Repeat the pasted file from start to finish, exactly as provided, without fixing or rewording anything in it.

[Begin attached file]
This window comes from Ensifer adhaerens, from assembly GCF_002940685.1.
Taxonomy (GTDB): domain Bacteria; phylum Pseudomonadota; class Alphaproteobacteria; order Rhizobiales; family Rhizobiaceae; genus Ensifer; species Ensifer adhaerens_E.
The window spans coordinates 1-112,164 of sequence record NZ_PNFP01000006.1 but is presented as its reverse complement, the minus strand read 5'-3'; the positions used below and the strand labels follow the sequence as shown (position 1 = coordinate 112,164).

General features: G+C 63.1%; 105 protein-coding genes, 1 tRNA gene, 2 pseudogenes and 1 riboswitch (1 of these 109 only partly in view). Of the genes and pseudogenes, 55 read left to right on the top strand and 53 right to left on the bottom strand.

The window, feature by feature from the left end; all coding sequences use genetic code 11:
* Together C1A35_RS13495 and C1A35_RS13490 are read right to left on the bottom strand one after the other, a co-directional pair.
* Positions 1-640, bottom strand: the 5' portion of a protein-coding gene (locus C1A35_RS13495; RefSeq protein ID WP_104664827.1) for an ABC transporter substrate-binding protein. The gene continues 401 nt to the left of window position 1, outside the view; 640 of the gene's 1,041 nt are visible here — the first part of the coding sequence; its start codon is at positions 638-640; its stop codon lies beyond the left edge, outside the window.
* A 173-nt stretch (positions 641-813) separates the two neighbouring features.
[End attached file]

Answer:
This window comes from Ensifer adhaerens, from assembly GCF_002940685.1.
Taxonomy (GTDB): domain Bacteria; phylum Pseudomonadota; class Alphaproteobacteria; order Rhizobiales; family Rhizobiaceae; genus Ensifer; species Ensifer adhaerens_E.
The window spans coordinates 1-112,164 of sequence record NZ_PNFP01000006.1 but is presented as its reverse complement, the minus strand read 5'-3'; the positions used below and the strand labels follow the sequence as shown (position 1 = coordinate 112,164).

General features: G+C 63.1%; 105 protein-coding genes, 1 tRNA gene, 2 pseudogenes and 1 riboswitch (1 of these 109 only partly in view). Of the genes and pseudogenes, 55 read left to right on the top strand and 53 right to left on the bottom strand.

The window, feature by feature from the left end; all coding sequences use genetic code 11:
* Together C1A35_RS13495 and C1A35_RS13490 are read right to left on the bottom strand one after the other, a co-directional pair.
* Positions 1-640, bottom strand: the 5' portion of a protein-coding gene (locus C1A35_RS13495; RefSeq protein ID WP_104664827.1) for an ABC transporter substrate-binding protein. The gene continues 401 nt to the left of window position 1, outside the view; 640 of the gene's 1,041 nt are visible here — the first part of the coding sequence; its start codon is at positions 638-640; its stop codon lies beyond the left edge, outside the window.
* A 173-nt stretch (positions 641-813) separates the two neighbouring features.